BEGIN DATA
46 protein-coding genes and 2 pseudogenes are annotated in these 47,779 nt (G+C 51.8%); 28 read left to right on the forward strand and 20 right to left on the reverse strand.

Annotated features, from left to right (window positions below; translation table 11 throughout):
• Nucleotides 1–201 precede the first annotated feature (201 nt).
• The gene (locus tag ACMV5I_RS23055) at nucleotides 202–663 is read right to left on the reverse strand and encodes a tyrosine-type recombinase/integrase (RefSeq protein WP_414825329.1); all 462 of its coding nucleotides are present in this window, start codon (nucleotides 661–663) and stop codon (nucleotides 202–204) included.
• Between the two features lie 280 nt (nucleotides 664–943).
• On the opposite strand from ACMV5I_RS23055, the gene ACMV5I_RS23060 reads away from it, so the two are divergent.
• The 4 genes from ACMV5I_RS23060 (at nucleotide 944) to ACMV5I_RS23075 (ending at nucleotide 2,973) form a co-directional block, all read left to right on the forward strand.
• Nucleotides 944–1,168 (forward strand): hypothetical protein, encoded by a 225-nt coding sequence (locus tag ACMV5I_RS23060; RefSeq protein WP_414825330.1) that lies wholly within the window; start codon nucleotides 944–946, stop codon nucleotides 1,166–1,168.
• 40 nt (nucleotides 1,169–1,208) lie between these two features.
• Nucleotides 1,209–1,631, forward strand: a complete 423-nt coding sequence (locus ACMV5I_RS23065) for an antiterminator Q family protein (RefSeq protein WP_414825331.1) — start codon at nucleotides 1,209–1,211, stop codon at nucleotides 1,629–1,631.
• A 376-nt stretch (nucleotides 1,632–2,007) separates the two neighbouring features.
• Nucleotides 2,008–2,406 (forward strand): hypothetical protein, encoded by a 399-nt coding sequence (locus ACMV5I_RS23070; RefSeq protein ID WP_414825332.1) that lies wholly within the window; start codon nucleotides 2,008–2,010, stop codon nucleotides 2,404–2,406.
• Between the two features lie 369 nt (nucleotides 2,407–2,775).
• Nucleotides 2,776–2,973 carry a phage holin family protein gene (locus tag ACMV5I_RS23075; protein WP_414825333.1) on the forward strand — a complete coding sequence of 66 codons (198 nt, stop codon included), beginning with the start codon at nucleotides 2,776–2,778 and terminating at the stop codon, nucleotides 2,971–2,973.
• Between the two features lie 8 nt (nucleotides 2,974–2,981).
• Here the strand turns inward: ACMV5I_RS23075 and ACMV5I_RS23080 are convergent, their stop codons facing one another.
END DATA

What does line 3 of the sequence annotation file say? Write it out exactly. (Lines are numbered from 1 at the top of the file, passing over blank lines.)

• Nucleotides 1–201 precede the first annotated feature (201 nt).